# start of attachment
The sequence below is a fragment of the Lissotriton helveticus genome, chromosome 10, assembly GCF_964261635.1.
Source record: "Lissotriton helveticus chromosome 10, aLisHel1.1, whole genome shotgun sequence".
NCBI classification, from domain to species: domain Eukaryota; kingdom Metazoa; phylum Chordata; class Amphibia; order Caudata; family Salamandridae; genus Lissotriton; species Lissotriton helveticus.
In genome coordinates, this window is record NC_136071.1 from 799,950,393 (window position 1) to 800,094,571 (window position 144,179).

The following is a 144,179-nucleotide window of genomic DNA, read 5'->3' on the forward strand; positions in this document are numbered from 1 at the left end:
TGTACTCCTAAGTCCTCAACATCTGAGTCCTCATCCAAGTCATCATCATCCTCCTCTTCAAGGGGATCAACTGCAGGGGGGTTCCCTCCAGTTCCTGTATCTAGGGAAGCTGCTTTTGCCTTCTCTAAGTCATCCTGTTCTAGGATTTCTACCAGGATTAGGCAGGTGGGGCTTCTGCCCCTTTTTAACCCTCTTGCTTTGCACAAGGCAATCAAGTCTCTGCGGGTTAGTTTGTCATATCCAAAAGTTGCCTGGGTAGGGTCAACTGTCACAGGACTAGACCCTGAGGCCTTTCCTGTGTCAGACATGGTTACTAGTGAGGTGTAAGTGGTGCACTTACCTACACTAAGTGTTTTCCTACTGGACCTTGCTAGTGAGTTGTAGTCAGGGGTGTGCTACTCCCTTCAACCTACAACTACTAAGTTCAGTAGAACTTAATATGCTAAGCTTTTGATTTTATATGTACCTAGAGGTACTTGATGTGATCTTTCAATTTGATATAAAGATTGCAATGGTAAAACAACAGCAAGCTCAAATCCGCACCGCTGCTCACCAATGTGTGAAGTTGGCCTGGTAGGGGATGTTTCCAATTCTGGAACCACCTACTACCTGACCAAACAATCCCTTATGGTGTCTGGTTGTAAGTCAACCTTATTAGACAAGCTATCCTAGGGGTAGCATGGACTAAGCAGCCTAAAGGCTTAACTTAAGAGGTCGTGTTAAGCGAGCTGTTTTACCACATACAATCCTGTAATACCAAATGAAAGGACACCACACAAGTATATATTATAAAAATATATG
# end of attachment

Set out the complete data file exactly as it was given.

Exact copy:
The sequence below is a fragment of the Lissotriton helveticus genome, chromosome 10, assembly GCF_964261635.1.
Source record: "Lissotriton helveticus chromosome 10, aLisHel1.1, whole genome shotgun sequence".
NCBI classification, from domain to species: domain Eukaryota; kingdom Metazoa; phylum Chordata; class Amphibia; order Caudata; family Salamandridae; genus Lissotriton; species Lissotriton helveticus.
In genome coordinates, this window is record NC_136071.1 from 799,950,393 (window position 1) to 800,094,571 (window position 144,179).

The following is a 144,179-nucleotide window of genomic DNA, read 5'->3' on the forward strand; positions in this document are numbered from 1 at the left end:
TGTACTCCTAAGTCCTCAACATCTGAGTCCTCATCCAAGTCATCATCATCCTCCTCTTCAAGGGGATCAACTGCAGGGGGGTTCCCTCCAGTTCCTGTATCTAGGGAAGCTGCTTTTGCCTTCTCTAAGTCATCCTGTTCTAGGATTTCTACCAGGATTAGGCAGGTGGGGCTTCTGCCCCTTTTTAACCCTCTTGCTTTGCACAAGGCAATCAAGTCTCTGCGGGTTAGTTTGTCATATCCAAAAGTTGCCTGGGTAGGGTCAACTGTCACAGGACTAGACCCTGAGGCCTTTCCTGTGTCAGACATGGTTACTAGTGAGGTGTAAGTGGTGCACTTACCTACACTAAGTGTTTTCCTACTGGACCTTGCTAGTGAGTTGTAGTCAGGGGTGTGCTACTCCCTTCAACCTACAACTACTAAGTTCAGTAGAACTTAATATGCTAAGCTTTTGATTTTATATGTACCTAGAGGTACTTGATGTGATCTTTCAATTTGATATAAAGATTGCAATGGTAAAACAACAGCAAGCTCAAATCCGCACCGCTGCTCACCAATGTGTGAAGTTGGCCTGGTAGGGGATGTTTCCAATTCTGGAACCACCTACTACCTGACCAAACAATCCCTTATGGTGTCTGGTTGTAAGTCAACCTTATTAGACAAGCTATCCTAGGGGTAGCATGGACTAAGCAGCCTAAAGGCTTAACTTAAGAGGTCGTGTTAAGCGAGCTGTTTTACCACATACAATCCTGTAATACCAAATGAAAGGACACCACACAAGTATATATTATAAAAATATATG